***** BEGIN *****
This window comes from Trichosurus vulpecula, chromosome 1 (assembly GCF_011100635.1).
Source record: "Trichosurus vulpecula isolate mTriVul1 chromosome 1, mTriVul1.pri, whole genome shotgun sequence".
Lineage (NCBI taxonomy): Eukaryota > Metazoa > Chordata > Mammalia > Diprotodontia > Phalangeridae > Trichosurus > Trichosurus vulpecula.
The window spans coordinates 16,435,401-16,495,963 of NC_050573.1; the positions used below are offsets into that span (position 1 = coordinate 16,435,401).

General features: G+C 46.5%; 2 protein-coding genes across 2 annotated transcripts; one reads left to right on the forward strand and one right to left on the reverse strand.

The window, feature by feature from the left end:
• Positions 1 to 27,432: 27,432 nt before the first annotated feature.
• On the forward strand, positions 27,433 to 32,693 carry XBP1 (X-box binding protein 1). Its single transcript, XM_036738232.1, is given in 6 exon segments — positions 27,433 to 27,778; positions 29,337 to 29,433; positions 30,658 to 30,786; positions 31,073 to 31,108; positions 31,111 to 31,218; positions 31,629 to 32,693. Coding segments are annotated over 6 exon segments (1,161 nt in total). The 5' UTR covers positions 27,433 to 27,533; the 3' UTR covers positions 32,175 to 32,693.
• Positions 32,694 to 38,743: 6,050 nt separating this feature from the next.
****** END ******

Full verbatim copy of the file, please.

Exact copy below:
This window comes from Trichosurus vulpecula, chromosome 1 (assembly GCF_011100635.1).
Source record: "Trichosurus vulpecula isolate mTriVul1 chromosome 1, mTriVul1.pri, whole genome shotgun sequence".
Lineage (NCBI taxonomy): Eukaryota > Metazoa > Chordata > Mammalia > Diprotodontia > Phalangeridae > Trichosurus > Trichosurus vulpecula.
The window spans coordinates 16,435,401-16,495,963 of NC_050573.1; the positions used below are offsets into that span (position 1 = coordinate 16,435,401).

General features: G+C 46.5%; 2 protein-coding genes across 2 annotated transcripts; one reads left to right on the forward strand and one right to left on the reverse strand.

The window, feature by feature from the left end:
• Positions 1 to 27,432: 27,432 nt before the first annotated feature.
• On the forward strand, positions 27,433 to 32,693 carry XBP1 (X-box binding protein 1). Its single transcript, XM_036738232.1, is given in 6 exon segments — positions 27,433 to 27,778; positions 29,337 to 29,433; positions 30,658 to 30,786; positions 31,073 to 31,108; positions 31,111 to 31,218; positions 31,629 to 32,693. Coding segments are annotated over 6 exon segments (1,161 nt in total). The 5' UTR covers positions 27,433 to 27,533; the 3' UTR covers positions 32,175 to 32,693.
• Positions 32,694 to 38,743: 6,050 nt separating this feature from the next.